Thursday, October 22, 2009

Sibling Rivalry

I know it’s a normal part of growing up with siblings, and that having a sibling to play, fight, and make up with is a healthy thing, proven to lead to more conflict-resolution-oriented adults, but really, isn’t there an easier way? I love it when my girls are laughing together, playing their cute little games of hide and seek or running from imaginary monsters or building forts out of couch cushions. The sound of their laughter together is truly the best sound I’ve ever heard. Unfortunately, the laughter only lasts so long. Then there is a tug-of-war over some toy, or hitting and pushing over one refusing to accept the role the other has assigned her. The other day I pulled them off each other, lying head-to-toe, kicking each other in the head. Neither one could remember what the fight was even about. I locked them both in their rooms, with gates in place to keep them there, and went downstairs to finish making their lunch. Within minutes they were laughing again, straining to reach each other across their gates, singing songs at the tops of their lungs, jumping up and down, and begging to be reunited.

Yesterday they got into a scuffle over both needing to play with the same toy horse (ignoring the other nine toy horses that lay scattered around them), and after each had pushed, then punched, the other one, they both got time outs. But they couldn’t manage to stay in their time-out chairs, and kept running across the room to each other to whisper silly things to make the other one laugh. So I tried a different tactic. I made them sit in the same time-out chair, with their arms wrapped around each other in a hug, and they had to kiss each other five times before they could get up. They were laughing hysterically after three kisses, and ran off best friends again.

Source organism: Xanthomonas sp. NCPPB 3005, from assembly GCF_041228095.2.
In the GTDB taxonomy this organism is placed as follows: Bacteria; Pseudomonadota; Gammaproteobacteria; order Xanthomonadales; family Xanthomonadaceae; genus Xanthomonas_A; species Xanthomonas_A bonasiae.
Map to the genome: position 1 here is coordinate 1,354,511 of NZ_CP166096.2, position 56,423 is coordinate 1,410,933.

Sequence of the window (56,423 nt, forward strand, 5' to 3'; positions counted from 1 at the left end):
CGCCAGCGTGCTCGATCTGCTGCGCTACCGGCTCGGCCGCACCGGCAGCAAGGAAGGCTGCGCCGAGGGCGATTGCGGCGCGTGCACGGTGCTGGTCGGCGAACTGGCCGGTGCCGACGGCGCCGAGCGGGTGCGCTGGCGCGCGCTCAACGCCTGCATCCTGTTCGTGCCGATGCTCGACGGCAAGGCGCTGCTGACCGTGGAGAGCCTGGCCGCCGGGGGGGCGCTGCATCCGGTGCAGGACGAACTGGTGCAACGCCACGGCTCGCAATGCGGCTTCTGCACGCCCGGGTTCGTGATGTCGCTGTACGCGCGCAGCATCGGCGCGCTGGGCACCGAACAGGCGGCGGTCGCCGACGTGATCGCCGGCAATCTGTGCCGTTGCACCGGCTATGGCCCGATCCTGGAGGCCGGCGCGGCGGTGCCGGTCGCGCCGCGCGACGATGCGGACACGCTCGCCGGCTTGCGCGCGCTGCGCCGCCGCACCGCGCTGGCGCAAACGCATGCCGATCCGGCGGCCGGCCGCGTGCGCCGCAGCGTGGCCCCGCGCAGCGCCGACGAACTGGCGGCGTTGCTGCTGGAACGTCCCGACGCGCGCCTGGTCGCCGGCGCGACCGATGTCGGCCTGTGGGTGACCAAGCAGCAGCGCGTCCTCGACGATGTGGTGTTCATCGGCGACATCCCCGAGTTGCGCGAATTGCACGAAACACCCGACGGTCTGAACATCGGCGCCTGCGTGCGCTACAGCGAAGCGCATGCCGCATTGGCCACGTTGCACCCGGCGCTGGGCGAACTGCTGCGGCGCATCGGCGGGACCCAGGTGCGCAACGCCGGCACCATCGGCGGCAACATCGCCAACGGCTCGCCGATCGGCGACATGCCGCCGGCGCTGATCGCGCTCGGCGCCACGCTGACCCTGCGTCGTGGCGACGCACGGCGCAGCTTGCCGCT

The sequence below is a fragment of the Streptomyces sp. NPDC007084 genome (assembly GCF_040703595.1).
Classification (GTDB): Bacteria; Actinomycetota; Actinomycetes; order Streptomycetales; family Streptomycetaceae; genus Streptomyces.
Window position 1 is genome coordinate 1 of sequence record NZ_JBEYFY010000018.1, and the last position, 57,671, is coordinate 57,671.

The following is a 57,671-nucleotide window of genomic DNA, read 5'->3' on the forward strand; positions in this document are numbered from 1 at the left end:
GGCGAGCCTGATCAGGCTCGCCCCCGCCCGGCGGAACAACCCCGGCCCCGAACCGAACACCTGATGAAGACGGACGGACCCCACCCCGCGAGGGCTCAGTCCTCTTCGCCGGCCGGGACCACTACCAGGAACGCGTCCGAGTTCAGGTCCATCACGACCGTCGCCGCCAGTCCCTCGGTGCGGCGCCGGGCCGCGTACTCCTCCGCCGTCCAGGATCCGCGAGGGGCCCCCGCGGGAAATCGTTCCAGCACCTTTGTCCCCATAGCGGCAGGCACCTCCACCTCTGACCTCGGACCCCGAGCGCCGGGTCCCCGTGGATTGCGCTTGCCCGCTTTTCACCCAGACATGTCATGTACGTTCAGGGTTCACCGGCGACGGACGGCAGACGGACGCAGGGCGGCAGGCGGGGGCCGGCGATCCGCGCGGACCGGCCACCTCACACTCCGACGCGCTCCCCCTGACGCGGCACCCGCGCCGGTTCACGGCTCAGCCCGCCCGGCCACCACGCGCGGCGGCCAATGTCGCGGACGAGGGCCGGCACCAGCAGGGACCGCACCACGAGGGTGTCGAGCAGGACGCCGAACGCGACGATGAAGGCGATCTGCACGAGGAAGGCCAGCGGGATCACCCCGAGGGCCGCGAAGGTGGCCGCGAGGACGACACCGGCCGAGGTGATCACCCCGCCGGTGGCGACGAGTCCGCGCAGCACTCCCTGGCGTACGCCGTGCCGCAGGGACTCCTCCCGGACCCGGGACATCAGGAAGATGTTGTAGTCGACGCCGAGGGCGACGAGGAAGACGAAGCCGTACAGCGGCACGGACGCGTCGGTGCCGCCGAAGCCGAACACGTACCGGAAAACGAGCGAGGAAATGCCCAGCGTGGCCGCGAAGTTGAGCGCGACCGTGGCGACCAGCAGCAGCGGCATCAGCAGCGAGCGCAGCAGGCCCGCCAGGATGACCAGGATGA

I don’t remember my sister and I fighting so much as kids, but I also don’t remember playing with her much, either. We usually did our own things, in separate rooms. So maybe the problem is that my girls are too close, and refuse to play separately. I’ve tried using doors, gates, and harsh language to get them to play separately when it seems they can’t get along, but that just makes them more upset than fighting with each other. One time I asked String Bean why they can’t play nicely all the time, and she put her hands on her hips, gave me one of those exasperated sighs, and said, “We are playing nicely. Then we fight. Then we play again.” So maybe I’m the only one with a problem here, and they’re fine with the terms of their relationship.

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